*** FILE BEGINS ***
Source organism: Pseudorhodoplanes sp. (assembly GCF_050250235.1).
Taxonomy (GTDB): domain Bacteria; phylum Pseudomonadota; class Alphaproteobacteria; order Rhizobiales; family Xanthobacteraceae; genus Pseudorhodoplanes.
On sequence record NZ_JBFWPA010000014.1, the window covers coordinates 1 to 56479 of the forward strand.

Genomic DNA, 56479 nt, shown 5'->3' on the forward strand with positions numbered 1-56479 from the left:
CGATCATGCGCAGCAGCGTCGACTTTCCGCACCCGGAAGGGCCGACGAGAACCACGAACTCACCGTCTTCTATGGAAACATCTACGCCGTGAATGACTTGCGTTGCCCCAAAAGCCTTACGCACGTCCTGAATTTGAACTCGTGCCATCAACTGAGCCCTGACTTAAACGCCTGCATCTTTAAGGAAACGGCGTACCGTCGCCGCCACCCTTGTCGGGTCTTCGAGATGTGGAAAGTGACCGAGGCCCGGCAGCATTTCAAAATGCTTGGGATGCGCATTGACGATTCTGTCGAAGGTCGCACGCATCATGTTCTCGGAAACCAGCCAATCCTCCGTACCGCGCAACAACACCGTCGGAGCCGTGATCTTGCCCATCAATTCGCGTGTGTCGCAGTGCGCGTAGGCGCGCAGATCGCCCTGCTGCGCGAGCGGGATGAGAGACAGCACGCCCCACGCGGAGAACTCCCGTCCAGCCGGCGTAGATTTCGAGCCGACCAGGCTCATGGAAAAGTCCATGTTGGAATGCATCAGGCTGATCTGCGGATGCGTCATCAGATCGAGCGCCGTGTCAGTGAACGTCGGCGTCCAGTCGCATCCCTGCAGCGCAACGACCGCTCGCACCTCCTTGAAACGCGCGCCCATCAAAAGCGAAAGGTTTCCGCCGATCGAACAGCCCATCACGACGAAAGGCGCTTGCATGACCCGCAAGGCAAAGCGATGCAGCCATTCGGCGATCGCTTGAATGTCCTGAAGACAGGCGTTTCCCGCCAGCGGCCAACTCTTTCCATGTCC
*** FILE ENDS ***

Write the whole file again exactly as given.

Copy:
Source organism: Pseudorhodoplanes sp. (assembly GCF_050250235.1).
Taxonomy (GTDB): domain Bacteria; phylum Pseudomonadota; class Alphaproteobacteria; order Rhizobiales; family Xanthobacteraceae; genus Pseudorhodoplanes.
On sequence record NZ_JBFWPA010000014.1, the window covers coordinates 1 to 56479 of the forward strand.

Genomic DNA, 56479 nt, shown 5'->3' on the forward strand with positions numbered 1-56479 from the left:
CGATCATGCGCAGCAGCGTCGACTTTCCGCACCCGGAAGGGCCGACGAGAACCACGAACTCACCGTCTTCTATGGAAACATCTACGCCGTGAATGACTTGCGTTGCCCCAAAAGCCTTACGCACGTCCTGAATTTGAACTCGTGCCATCAACTGAGCCCTGACTTAAACGCCTGCATCTTTAAGGAAACGGCGTACCGTCGCCGCCACCCTTGTCGGGTCTTCGAGATGTGGAAAGTGACCGAGGCCCGGCAGCATTTCAAAATGCTTGGGATGCGCATTGACGATTCTGTCGAAGGTCGCACGCATCATGTTCTCGGAAACCAGCCAATCCTCCGTACCGCGCAACAACACCGTCGGAGCCGTGATCTTGCCCATCAATTCGCGTGTGTCGCAGTGCGCGTAGGCGCGCAGATCGCCCTGCTGCGCGAGCGGGATGAGAGACAGCACGCCCCACGCGGAGAACTCCCGTCCAGCCGGCGTAGATTTCGAGCCGACCAGGCTCATGGAAAAGTCCATGTTGGAATGCATCAGGCTGATCTGCGGATGCGTCATCAGATCGAGCGCCGTGTCAGTGAACGTCGGCGTCCAGTCGCATCCCTGCAGCGCAACGACCGCTCGCACCTCCTTGAAACGCGCGCCCATCAAAAGCGAAAGGTTTCCGCCGATCGAACAGCCCATCACGACGAAAGGCGCTTGCATGACCCGCAAGGCAAAGCGATGCAGCCATTCGGCGATCGCTTGAATGTCCTGAAGACAGGCGTTTCCCGCCAGCGGCCAACTCTTTCCATGTCC